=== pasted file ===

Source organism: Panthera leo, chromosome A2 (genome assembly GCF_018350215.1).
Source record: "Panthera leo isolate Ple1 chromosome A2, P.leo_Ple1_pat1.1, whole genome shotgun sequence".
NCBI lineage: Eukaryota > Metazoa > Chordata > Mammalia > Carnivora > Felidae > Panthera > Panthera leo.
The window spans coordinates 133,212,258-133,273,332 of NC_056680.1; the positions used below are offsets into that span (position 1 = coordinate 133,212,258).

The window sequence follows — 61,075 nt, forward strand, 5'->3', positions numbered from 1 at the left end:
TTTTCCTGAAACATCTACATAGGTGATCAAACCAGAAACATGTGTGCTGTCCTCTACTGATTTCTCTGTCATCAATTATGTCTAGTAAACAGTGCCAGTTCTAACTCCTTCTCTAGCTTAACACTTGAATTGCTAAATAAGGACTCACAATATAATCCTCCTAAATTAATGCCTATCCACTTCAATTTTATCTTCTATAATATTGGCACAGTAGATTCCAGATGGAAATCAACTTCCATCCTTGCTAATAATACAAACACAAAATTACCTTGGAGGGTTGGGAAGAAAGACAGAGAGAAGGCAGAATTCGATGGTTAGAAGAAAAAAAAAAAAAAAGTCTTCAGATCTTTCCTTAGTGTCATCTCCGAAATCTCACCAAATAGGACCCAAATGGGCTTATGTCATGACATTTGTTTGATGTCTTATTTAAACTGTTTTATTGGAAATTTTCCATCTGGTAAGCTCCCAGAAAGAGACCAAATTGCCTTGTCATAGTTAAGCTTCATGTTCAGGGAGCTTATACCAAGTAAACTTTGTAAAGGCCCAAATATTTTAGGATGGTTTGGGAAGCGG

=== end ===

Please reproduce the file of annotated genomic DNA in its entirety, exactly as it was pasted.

Source organism: Panthera leo, chromosome A2 (genome assembly GCF_018350215.1).
Source record: "Panthera leo isolate Ple1 chromosome A2, P.leo_Ple1_pat1.1, whole genome shotgun sequence".
NCBI lineage: Eukaryota > Metazoa > Chordata > Mammalia > Carnivora > Felidae > Panthera > Panthera leo.
The window spans coordinates 133,212,258-133,273,332 of NC_056680.1; the positions used below are offsets into that span (position 1 = coordinate 133,212,258).

The window sequence follows — 61,075 nt, forward strand, 5'->3', positions numbered from 1 at the left end:
TTTTCCTGAAACATCTACATAGGTGATCAAACCAGAAACATGTGTGCTGTCCTCTACTGATTTCTCTGTCATCAATTATGTCTAGTAAACAGTGCCAGTTCTAACTCCTTCTCTAGCTTAACACTTGAATTGCTAAATAAGGACTCACAATATAATCCTCCTAAATTAATGCCTATCCACTTCAATTTTATCTTCTATAATATTGGCACAGTAGATTCCAGATGGAAATCAACTTCCATCCTTGCTAATAATACAAACACAAAATTACCTTGGAGGGTTGGGAAGAAAGACAGAGAGAAGGCAGAATTCGATGGTTAGAAGAAAAAAAAAAAAAAAGTCTTCAGATCTTTCCTTAGTGTCATCTCCGAAATCTCACCAAATAGGACCCAAATGGGCTTATGTCATGACATTTGTTTGATGTCTTATTTAAACTGTTTTATTGGAAATTTTCCATCTGGTAAGCTCCCAGAAAGAGACCAAATTGCCTTGTCATAGTTAAGCTTCATGTTCAGGGAGCTTATACCAAGTAAACTTTGTAAAGGCCCAAATATTTTAGGATGGTTTGGGAAGCGG